Two days after he repelled a recall attempt, Gov. Gavin Newsom signed on Thursday two contentious housing bills that have been at the top of the agenda for Democratic lawmakers, which will allow more dwellings on properties designated for single-family zoning.
Senate Bill 9 enables homeowners to subdivide their properties to construct up to four housing units, including two accessory dwelling units or junior accessory dwelling units. Senate Bill 10 allows cities to rezone transit-rich areas of town (blocks within a half-mile of a major transit stop) and parcels along "high-quality" bus routes for 10 housing units per parcel.
Authored by Senate President Pro Tempore Toni Atkins, D-San Diego, and state Sen. Scott Wiener, D-San Francisco, respectively, the two bills were boosted by California YIMBY and other pro-housing groups. They were also opposed by cities like Palo Alto, where city leaders have consistently characterized them as an attack on local control.
Newsom had given little indication before Tuesday's state recall election whether he will sign the bills. In endorsing them on Thursday, he said in a statement that the "housing affordability crisis is undermining the California Dream for families across the state, and threatens our long-term growth and prosperity."
"Making a meaningful impact on this crisis will take bold investments, strong collaboration across sectors and political courage from our leaders and communities to do the right thing and build housing for all," Newsom said in a statement.
While many housing advocates have long called for the loosening of rules surrounding single-family zones — a step that has already been taken in cities like Berkeley and Minneapolis — prior efforts to achieve major zoning reforms in the Legislature had struggled to advance in recent years. In January 2020, the Legislature killed Wiener's bid to increase zoning in transit-friendly and jobs-rich areas when it voted down SB 50.
Both SB 9 and SB 10 advanced after lawmakers agreed to make several amendments to address criticisms. Among the changes, SB 9 added a requirement that the property owner live in one of the homes for three years after the lot subdivision is approved.
For SB 10, the bill was amended to address the issue of local authority. The city of Palo Alto was among those that lambasted a provision of the bill that allowed cities to use SB 10 to override existing zoning restrictions that were put in place through voter initiatives. Palo Alto's letter of opposition argues that such legislation "echoes more of Russia than of California."
Under the revision, cities that want to use the bill to override zoning restrictions imposed by local initiatives would need to secure a two-thirds majority from their legislative body.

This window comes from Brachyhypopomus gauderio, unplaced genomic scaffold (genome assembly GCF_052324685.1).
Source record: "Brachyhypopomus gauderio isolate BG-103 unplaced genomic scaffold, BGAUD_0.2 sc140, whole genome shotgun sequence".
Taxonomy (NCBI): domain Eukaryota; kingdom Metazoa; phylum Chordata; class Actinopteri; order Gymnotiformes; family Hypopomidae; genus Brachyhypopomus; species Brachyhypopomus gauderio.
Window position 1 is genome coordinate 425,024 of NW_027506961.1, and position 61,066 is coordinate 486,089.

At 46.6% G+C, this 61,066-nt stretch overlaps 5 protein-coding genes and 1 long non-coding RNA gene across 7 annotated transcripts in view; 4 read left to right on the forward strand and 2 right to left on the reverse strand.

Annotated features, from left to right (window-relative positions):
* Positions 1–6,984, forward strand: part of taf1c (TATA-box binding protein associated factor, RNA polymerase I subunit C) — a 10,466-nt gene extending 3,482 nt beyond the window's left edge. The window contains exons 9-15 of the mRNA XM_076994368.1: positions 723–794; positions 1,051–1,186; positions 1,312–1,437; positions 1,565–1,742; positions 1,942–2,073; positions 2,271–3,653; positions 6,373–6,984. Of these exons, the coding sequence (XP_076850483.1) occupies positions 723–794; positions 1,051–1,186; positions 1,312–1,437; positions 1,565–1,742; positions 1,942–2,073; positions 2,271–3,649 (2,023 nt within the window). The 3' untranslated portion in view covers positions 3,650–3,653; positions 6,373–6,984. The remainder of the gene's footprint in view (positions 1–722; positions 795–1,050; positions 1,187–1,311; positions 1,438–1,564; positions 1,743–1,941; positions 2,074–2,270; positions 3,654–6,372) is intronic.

Unlike SB 9, SB 10 is not a mandatory requirement of cities but an optional law on which they can rely. Those cities that do choose to use it cannot apply it to parkland or open space. Wiener said in a statement that SB 10 provides "one important approach: making it dramatically easier and faster for cities to zone for more housing."
"It shouldn't take five or 10 years for cities to re-zone, and SB 10 gives cities a powerful new tool to get the job done quickly," Wiener said. "I want to thank the Governor for signing this essential bill and for continuing to lead on housing."
In his signing message for SB 10, Newsom touted its "potential to increase housing development at a time when the state is experiencing a significant shortage of the units needed to meet the needs of Californians." He also warned, however, that while the benefits are promising, "certain provisions may have unintended impacts on affordable housing projects that use density bonuses, as well as possible Fair Housing implications based on how jurisdictions may choose to implement its provisions."
He wrote that he is directing the Department of Housing and Community Development's newly established Housing Accountability Unit to "vigilantly monitor the implementation of this bill at the local level, and if needed, work with the Legislature to proactively ·address any unintended consequences, should they arise."
A report from the Terner Center for Housing Innovation at University of California, Berkeley described SB 9 in July as "the most significant housing bill coming out of California's current legislative session," noting its potential to "expand the supply of smaller-scaled housing, particularly in higher-resourced, single-family neighborhoods."
In analyzing a similar proposal, SB 1120, which faltered on the final day of the prior legislative session, the Terner Center estimated that about 6 million properties would be eligible for the bill's provisions. If 5% of those parcels created new two-unit structures, that would have resulted in 597,706 new homes, according to the report.
Atkins said in a statement on Thursday that SB 9 will "open up opportunities for homeowners to help ease our state's housing shortage, while still protecting tenants from displacement," referring to a clause that disallows redevelopment of a parcel if a tenant has lived there within the prior three years.
"And it will help our communities welcome new families to the neighborhood and enable more folks to set foot on the path to buying their first home," Atkins said.
Already a group called Californians for Community Planning has launched the process to put a ballot initiative on the November 2022 ballot to reverse SB 9 and SB 10. The group is aiming to get voter approval to amend the state constitution to ensure local control of zoning, land-use and development.